“The Monitors are pleased with you. To be monitored is to be free. Spared the agony of indecision. Released from the burden of choice. In Vitros need only react. To react how America wants you to react. America loves you.“
Of all the compelling characters on Space: Above and Beyond, First Lieutenant Cooper Hawkes (Rodney Rowland) is one of the most fascinating. ‘Who Monitors the Birds?’, episode 12 of the show and right in the middle of the season, finally gives us the Cooper Hawkes backstory that we’ve been waiting for.
As an In Vitro, an artificially gestated human being, we know that Hawkes is a little different from the rest of the 58th. The Wild Cards are all young people, but Hawkes, although he looks of a similar age, is the youngest by far, at a mere six years old. Unlike the other Wild Cards, who chose to join up, Hawkes was sentenced to serve a term in the US Marine Corps. But instead of punishment, Cooper Hawkes found a family. As Hawkes himself says: “They’re the only people I’ve ever cared about”.
In a series of flashbacks we see glimpses of the beginning of Hawkes’ life – his ‘childhood’- at an In Vitro facility. We see his ‘birth’, and how brutal and clinical it is: expelled from his tank in a gush of fluid, a grown man roaring his first breath as the umbilical cord on the back of his neck is clamped and cut. We see his education at the facility, or rather his indoctrination, as he is taught to follow the orders of his teachers and caregivers – the Monitors – without question. But when Hawkes watches a bird from his prison cell window, and makes the connection needed to ask a Monitor ‘Who monitors you?’ he is labelled as defective and scheduled for erasure. Independent thought by an In Vitro cannot be tolerated at this Orwellian facility, but Hawkes gets wind of his impending execution, kills the Monitor charged with the task, and escapes into a confusing and unwelcoming world.
There’s a lot to say about this. Firstly, I want to note how impressive it is that Space: Above and Beyond has through-lines for its characters that are drip-fed to us across the course of the show. Because in episode six, ‘Eyes’, Cooper Hawkes, fresh from his loyalty test, tells Colonel McQueen “I lied to ’em about that guy I had to kill”, which references his killing of the Monitor, which we don’t find out about until six episodes later. It’s this kind of detail that makes the show worthy of rewatching – or watching for the first time – two decades on.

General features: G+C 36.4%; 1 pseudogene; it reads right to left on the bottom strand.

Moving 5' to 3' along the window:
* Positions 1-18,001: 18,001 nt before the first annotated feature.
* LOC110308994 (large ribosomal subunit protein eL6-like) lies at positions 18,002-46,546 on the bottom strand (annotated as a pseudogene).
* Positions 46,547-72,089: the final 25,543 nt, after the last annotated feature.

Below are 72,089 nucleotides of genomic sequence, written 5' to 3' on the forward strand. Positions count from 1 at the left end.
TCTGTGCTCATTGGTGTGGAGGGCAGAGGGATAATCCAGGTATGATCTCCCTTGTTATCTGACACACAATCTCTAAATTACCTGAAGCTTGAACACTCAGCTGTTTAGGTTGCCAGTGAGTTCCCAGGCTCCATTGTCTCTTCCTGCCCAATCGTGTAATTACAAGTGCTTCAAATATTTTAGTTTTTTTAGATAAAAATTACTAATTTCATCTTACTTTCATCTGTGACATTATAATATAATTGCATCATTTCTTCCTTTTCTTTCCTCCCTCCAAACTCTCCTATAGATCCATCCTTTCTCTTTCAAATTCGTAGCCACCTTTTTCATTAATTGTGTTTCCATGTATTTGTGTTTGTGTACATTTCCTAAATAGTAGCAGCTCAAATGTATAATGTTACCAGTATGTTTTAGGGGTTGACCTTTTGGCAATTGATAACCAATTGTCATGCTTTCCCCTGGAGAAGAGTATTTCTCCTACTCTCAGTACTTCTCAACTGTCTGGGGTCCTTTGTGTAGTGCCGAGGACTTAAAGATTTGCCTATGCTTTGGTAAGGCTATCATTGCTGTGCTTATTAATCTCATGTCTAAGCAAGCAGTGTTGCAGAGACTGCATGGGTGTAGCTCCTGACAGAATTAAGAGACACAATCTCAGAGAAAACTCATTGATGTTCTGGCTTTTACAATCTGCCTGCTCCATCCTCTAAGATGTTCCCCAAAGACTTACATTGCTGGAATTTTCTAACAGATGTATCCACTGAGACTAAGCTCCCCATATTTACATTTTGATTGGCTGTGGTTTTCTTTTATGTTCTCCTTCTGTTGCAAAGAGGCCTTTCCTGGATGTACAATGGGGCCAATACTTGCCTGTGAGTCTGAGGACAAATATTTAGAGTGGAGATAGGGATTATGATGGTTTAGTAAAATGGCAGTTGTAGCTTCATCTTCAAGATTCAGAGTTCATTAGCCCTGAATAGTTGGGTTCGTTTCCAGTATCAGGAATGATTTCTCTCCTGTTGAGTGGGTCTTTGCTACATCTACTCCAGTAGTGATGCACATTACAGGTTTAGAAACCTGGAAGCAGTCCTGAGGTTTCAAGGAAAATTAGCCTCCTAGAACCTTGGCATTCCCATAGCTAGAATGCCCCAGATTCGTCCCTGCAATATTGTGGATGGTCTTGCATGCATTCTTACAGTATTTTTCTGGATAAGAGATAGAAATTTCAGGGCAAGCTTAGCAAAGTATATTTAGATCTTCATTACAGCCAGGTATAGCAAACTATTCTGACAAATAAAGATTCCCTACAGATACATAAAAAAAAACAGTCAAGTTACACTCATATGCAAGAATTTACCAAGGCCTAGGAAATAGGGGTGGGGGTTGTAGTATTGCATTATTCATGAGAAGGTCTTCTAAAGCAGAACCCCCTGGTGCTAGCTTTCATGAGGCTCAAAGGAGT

Secondly, the way that these flashbacks are directed – by Winrich Kolbe – makes them more sinister than even the details themselves would suggest. The camera looks at Hawkes from disturbing angles, slightly aslant, off-kilter, to suggest that things are somehow wrong here. Everywhere is either clinical or shadowy: a prison or a laboratory. And the clicking of the projector sounds weapon-like, as slides flash up on a screen, telling the In Vitros that the enemies of America are ‘Terrorists Silicates Subversives’: something of a chilling lesson. These are not free human beings; these are slaves. Suddenly we understand Coop a little better, and his vast mis-steps and sudden insights make a lot more sense.
This is an episode of two halves, because what we’re flashing back from is Hawkes’ current mission: the termination of a high-ranking enemy officer, in a secret assignment whose completion will earn him an honourable discharge from the Marine Corps. Hawkes is alone and injured on a planet full of Chig soldiers, trying to stay alive until his extraction unit arrives. And once he completes this mission – well, he rips up that discharge certificate and scatters it to the winds, because the 58th are the only family he’s ever had, and he doesn’t want to leave them.
There are some strange and beautiful moments in this episode. Hawkes encountering an apparition, a grey-skinned dead girl that looks like Vansen (Kristen Cloke), who is both alluring and horrific, and seems intent on keeping him alive. What this manifestation means is open to interpretation, but it’s definitely a strange piece of his psyche. Hawkes making a brief connection with a Chig soldier, calling a temporary truce and exchanging tokens, but later on having to kill him in self-defence. And Hawkes watching the beautiful and bizarre alien birds and once again making insightful connections.
Now, this would have been a great story had it been told in the regular way. But writers Glen Morgan and James Wong wanted to try something completely different, and in the process created an outstanding episode of television with a 40 minute story that contains barely any dialogue. Apart from a brief voiceover from Hawkes for exposition, the only people to speak, briefly, are Major Jack Colquitt – a name that might be familiar to fans of other Morgan/Wong ventures – (Dale Dye), the Monitors, and the apparition that appears to Hawkes. Writing a mostly silent episode was a bold move, but Glen Morgan and James Wong have never been afraid of experimenting with style, and in ‘Who Monitors the Birds?’ they manage to pull off something really special. This episode aired a full three years before Buffy The Vampire Slayer’s acclaimed ‘Hush’, and it’s interesting to note that recent X-Files episode ‘Rm9sbG93ZXJz’, co-written by Kristen Cloke and directed by Glen Morgan, once again played with the almost-silent style.
A mostly silent episode is in need of a strong score, and the music for this episode, by series composer Shirley Walker, is just glorious, going even further than usual in its power to create mood and accompany the action. This isn’t an episode that will make much sense out of context – few episodes of the show will – but it is a wonderful example of something different done well, and one to watch if you want to learn how to tell a story without words.